SAGE Journal Articles

Click on the following links. Please note these will open in a new window.

Journal Article 1: Liang-Hung, L. (2012). Organizational structure and acculturation in acquisitions: Perspectives of congruence theory and task interdependence. Journal of Management, 40(7), 1831-1856.

Abstract: A congruence model of organizational design suggests that the consistency among strategy, structure, and culture enhances organizational performance. In this study, the author attempts to understand which strategy-structure and strategy-culture contingencies facilitate superior post acquisition performance. From the perspective of task interdependence, the author argues that different acquisition strategies (i.e., unrelated, vertical, related) require different levels of headquarters centralization and interdivisional integration in the organizational structure, as well as different degrees of acculturation in the organizational culture. Based on input/output (I/O) analysis, the author develops theoretical measures for different acquisition strategies to test these arguments. The results from a two-stage model capture the author’s arguments by using a sample of 154 acquisitions in the Taiwanese electronics and information sector.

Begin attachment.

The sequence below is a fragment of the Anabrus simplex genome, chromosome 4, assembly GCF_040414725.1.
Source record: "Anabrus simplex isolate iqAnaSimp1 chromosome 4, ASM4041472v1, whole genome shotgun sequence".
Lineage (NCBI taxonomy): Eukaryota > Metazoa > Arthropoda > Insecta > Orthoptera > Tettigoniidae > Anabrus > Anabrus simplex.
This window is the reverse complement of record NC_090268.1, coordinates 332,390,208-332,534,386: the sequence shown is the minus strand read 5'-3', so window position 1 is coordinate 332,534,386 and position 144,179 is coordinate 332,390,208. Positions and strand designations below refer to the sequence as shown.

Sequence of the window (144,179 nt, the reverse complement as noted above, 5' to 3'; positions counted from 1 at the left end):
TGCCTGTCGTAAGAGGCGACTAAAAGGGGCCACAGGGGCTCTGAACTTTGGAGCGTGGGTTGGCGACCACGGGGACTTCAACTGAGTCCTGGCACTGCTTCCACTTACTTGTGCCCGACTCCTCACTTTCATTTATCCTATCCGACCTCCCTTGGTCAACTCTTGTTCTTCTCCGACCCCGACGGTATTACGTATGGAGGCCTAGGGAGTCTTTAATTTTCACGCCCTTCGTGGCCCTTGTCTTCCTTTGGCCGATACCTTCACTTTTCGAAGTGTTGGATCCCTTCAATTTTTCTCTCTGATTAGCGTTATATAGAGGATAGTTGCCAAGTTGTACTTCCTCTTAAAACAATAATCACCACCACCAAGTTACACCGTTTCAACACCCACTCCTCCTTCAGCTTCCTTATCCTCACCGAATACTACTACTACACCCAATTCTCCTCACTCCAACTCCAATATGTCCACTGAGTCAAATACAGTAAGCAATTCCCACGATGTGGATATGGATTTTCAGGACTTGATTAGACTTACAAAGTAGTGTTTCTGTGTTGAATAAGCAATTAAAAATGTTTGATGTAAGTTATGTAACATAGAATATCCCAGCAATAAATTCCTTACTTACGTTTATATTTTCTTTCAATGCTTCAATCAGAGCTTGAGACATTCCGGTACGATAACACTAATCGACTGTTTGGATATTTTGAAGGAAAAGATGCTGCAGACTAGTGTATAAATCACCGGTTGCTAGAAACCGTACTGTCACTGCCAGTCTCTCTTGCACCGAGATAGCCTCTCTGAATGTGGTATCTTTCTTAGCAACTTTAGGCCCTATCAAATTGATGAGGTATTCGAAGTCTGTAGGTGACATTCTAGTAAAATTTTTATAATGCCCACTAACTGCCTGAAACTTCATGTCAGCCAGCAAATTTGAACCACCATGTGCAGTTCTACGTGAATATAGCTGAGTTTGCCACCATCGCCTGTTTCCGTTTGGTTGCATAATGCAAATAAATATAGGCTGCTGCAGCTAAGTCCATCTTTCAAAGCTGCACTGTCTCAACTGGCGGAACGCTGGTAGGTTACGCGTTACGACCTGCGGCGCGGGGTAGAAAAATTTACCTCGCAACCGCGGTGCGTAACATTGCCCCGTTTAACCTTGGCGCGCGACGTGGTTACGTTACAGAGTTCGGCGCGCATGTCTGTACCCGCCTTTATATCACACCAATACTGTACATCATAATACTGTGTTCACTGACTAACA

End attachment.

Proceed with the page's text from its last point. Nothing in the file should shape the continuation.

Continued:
Journal Article 2: Fugate, M., Prussia, G. E., Kinicki, A. J. (2010). Managing employee withdrawal during organizational change: The role of threat appraisal. Journal of Management, 38(3), 890-914.

Abstract: This article examines antecedents and consequences of employees’ threat appraisal during organizational change. Positive change orientation and change-related fairness are examined as antecedents of threat appraisal and multiple forms of employee withdrawal as outcomes (intentions to quit, voluntary turnover, and absenteeism). Structural equation results show negative relationships between threat appraisals and positive change orientation (change self-efficacy, positive attitudes toward change, and perceived control of changes) and change related fairness (distributive, procedural, and interactive). Threat appraisals are positively related to absenteeism and intentions to quit, which predict voluntary turnover. Threat appraisals have differential intervening effects on relationships between the antecedents and outcomes.